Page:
But the aircraft, which was built in 16 copies, remained unreliable and uneconomical - operations ceased after just over 100 flights with less than 3,500 passengers, while the Concorde would continue to fly successfully for many years. While the Soviet Union had a huge land mass, speed was less of a problem in the planned economy than in the competitive western economy.
The supersonic jet remained uneconomical
The rapid transport of mail and freight could not hide the latent inefficiency. As a civil project, the TU-144 was an expensive prestige object that never lived up to the demands placed on it. It was used as a set in popular films, it was printed on postage stamps. But Soviet people always quickly recognized the discrepancies between the prescribed belief in progress and everyday reality, as the following anecdote shows: "Soviet technology is the best in the world," boasted a Muscovite in a 1970s joke to his wife.
“We have satellites to broadcast television even from Vladivostok, and a supersonic aircraft that can carry passengers across the country in a few hours.” His more practical wife immediately knows how to capitalize on it: “Wonderful - when we are in the Seeing television that there are eggs for sale in Vladivostok, I can take the plane there and buy a few! ”It must be mentioned, however, that many developments around the TU-144 were also used militarily.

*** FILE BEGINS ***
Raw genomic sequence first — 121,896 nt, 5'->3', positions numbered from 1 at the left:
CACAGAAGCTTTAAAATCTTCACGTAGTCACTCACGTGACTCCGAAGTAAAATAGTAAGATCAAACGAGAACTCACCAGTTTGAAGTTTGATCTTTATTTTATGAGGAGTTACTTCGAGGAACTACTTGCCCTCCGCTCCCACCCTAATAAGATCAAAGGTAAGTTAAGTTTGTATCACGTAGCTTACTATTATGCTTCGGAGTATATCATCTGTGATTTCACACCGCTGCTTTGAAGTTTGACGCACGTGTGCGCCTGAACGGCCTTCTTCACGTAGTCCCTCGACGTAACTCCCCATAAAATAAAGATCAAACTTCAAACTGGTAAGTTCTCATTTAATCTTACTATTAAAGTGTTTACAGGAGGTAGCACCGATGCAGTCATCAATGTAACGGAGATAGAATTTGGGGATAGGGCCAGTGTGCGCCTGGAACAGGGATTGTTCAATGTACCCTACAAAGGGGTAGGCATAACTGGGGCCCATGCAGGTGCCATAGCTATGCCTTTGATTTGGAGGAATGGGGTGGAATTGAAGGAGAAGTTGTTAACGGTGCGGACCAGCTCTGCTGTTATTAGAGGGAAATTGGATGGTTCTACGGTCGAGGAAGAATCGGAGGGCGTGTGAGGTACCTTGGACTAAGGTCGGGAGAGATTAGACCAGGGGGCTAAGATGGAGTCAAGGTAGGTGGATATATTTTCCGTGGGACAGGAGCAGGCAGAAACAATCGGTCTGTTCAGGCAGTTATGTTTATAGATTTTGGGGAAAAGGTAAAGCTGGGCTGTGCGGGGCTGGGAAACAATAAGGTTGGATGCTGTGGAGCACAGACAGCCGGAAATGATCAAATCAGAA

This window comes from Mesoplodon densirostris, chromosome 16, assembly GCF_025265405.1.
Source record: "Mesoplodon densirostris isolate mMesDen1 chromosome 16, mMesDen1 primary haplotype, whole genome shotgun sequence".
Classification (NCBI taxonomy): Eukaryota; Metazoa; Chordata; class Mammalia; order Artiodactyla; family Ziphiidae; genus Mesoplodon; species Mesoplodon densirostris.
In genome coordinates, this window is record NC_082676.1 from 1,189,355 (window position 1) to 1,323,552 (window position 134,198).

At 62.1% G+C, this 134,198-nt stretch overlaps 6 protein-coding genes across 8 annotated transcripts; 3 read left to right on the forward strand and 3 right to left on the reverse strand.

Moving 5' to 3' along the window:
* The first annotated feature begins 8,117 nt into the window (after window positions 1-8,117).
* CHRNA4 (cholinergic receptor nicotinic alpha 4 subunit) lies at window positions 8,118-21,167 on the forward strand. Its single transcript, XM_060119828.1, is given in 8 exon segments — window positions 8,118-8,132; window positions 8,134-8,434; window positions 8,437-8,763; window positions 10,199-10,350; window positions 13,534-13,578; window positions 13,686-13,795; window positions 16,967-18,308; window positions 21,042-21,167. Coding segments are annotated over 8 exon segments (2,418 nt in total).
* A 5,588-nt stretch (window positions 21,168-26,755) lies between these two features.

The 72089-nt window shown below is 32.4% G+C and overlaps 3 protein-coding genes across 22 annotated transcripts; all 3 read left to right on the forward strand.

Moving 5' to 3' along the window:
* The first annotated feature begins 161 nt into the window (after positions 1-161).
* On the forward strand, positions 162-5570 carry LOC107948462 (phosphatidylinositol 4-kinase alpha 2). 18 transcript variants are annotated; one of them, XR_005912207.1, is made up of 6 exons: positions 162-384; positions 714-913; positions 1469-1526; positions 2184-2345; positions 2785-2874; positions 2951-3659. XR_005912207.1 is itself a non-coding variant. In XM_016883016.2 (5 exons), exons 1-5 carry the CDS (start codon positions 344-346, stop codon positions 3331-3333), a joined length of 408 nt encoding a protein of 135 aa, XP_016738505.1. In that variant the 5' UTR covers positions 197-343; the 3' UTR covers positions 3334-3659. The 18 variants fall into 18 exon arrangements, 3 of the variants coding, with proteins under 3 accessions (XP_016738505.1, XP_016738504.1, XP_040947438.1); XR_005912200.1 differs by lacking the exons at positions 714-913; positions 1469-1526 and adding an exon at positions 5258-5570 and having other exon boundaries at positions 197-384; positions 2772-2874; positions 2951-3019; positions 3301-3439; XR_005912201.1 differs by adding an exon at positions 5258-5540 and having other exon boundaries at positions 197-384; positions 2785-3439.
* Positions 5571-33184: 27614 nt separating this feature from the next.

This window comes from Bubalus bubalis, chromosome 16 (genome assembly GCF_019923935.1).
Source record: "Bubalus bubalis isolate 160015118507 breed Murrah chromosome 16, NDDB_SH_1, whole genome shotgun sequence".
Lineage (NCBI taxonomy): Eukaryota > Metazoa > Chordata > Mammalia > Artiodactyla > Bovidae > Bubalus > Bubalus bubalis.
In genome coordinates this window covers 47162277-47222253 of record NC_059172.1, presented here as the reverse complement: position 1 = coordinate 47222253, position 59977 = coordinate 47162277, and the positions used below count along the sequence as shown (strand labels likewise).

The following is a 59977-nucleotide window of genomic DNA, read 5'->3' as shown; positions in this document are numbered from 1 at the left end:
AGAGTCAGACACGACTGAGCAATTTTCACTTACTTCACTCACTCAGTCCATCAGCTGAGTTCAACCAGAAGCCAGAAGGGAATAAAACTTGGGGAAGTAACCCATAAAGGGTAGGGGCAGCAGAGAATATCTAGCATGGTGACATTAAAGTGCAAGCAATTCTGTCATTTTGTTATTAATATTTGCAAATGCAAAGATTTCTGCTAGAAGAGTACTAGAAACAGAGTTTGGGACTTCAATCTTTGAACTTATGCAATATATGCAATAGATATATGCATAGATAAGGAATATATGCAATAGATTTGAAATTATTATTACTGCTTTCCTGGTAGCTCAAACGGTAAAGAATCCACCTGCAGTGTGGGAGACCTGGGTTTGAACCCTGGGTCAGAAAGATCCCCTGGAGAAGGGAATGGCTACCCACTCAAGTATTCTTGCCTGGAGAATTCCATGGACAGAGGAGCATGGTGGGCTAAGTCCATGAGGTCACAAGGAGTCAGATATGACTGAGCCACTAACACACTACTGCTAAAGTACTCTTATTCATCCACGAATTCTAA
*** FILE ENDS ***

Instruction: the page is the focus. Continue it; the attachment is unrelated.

Military use of the TU-144
There were projects as bombers and long-range reconnaissance aircraft based on the civilian model, which ended up in a detour in the TU-160 atomic bomber with swivel wings. This is measured against the American Rockwell B-1 to this day. In addition, from the end of 1996, a heavily modernized aircraft as the RA-77114 with new engines was used as a research aircraft on behalf of NASA. Another aircraft was the only one that found its way abroad permanently and is exhibited together with its eternal competitor from the West, the Concorde, in the Technik Museum Sinsheim.
Text: Robert Kluge, AERO INTERNATIONAL 1/2019